Thousands of Gazans working in Israel had their permits cancelled after 7 October 2023.
Following the attacks carried out by Hamas on 7 October, thousands of Gazans working in Israel had their permits cancelled. According to the Palestinian Ministry of Labour, around 6,000 are now displaced in the West Bank, some living in deplorable conditions. Our teams support them through donations, including medications for non-communicable diseases, and also offer mental health support.
“Before 7 October, everything was OK for me” says Hussein*, 62, who lives in Gaza but had worked in Israel for 37 years before the current war in the Strip. “I would go to work in Ashdod. Sometimes I would sleep there, and sometimes I would return to Gaza to visit my family and stay with them.”
To make a living for his family, Hussein painted houses and worked in farms in Ashdod, a city in Israel about 35 to 40 kilometres north of Gaza.
“I was treated well, and I have a lot of Israeli friends,” he says. “The day before the 7 October attacks, I was drinking coffee with my best friend at the place where I lived. He’s Israeli, and I met him while buying vegetables in the market. I used to bring him and his family some fruits and vegetables from Gaza. Our families quickly became friends, too.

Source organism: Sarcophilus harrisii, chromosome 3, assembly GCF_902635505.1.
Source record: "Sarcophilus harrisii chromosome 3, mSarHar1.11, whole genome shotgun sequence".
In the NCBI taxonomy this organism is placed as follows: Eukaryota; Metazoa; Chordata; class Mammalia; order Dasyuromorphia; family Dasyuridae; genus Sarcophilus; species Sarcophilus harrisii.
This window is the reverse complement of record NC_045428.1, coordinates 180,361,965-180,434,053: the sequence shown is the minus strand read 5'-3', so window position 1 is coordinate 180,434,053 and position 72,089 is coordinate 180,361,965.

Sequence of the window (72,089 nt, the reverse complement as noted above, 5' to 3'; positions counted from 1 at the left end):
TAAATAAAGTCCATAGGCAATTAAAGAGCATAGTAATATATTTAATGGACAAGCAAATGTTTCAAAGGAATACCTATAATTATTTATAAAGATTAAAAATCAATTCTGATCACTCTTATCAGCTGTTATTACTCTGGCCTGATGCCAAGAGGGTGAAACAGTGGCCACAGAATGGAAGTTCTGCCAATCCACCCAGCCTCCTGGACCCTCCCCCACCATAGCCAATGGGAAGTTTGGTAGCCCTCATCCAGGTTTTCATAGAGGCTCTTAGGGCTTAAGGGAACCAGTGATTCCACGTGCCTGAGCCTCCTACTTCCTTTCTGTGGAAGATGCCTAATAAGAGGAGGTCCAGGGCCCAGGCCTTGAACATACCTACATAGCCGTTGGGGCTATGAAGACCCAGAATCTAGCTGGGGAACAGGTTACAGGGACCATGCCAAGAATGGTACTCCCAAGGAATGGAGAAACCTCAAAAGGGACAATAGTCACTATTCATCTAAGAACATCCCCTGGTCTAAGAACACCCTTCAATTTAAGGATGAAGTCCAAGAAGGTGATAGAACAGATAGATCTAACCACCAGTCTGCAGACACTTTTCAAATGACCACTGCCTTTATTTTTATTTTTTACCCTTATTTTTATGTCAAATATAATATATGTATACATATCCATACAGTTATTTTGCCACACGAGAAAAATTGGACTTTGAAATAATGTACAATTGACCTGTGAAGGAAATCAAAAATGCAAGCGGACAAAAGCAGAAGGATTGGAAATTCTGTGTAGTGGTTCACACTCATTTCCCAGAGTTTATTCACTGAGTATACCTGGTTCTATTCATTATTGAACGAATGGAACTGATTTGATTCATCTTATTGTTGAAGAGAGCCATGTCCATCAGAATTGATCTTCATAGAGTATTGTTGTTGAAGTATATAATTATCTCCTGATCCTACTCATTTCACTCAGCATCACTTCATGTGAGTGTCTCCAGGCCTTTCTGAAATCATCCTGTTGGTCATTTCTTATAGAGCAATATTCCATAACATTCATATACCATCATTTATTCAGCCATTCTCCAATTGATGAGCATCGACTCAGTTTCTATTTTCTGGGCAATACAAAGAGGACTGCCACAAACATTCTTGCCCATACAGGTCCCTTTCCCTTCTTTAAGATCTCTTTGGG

But on 7 October everything changed for Hussein. “I was sleeping when my friend and another man entered my room and started beating me with sticks. They shouted, ‘your people are killing us here and you are sleeping in our houses!’ They unleashed their dogs on me. They bit and ripped my stomach and torso.”
After 10 minutes, Hussein managed to run away, but it took him 30 minutes to reach a safe place.
“I called an Israeli friend of mine, who came to pick me up. He took me to another friend’s house, and I hid there for 10 days without seeing the sun. On 18 October, I got a taxi and came here to the West Bank.”
Hussein arrived in Ramallah, West Bank’s main city, and decided to head north to Jenin, where many centres run by the Palestinian Authorities are hosting hundreds of displaced Gazans.
MSF teams travel to these centres to provide medical donations, including medications for non-communicable diseases, and offer mental health support. Some patients have reported to our teams that they were beaten, humiliated and abused while being detained by Israeli forces since 7 October.
“The people here are truly kind. I was not expecting it,” says Hussein. “But my family is in Gaza City. My wife and children live there. Sometimes I manage to reach them by phone. They tell me how the situation is over there. It’s terrible.
I just want to live in peace. We do not want to bother anyone, and we hope no one bothers us. To live in peace within our families, our children and grandchildren. Palestine is my country, wherever I am, it is my country. I long to see my family in Gaza.”
Today, Hussein believes that he will never be able to go back to Ashdod, the city where he used to work.
“The situation can never be the same,” he says.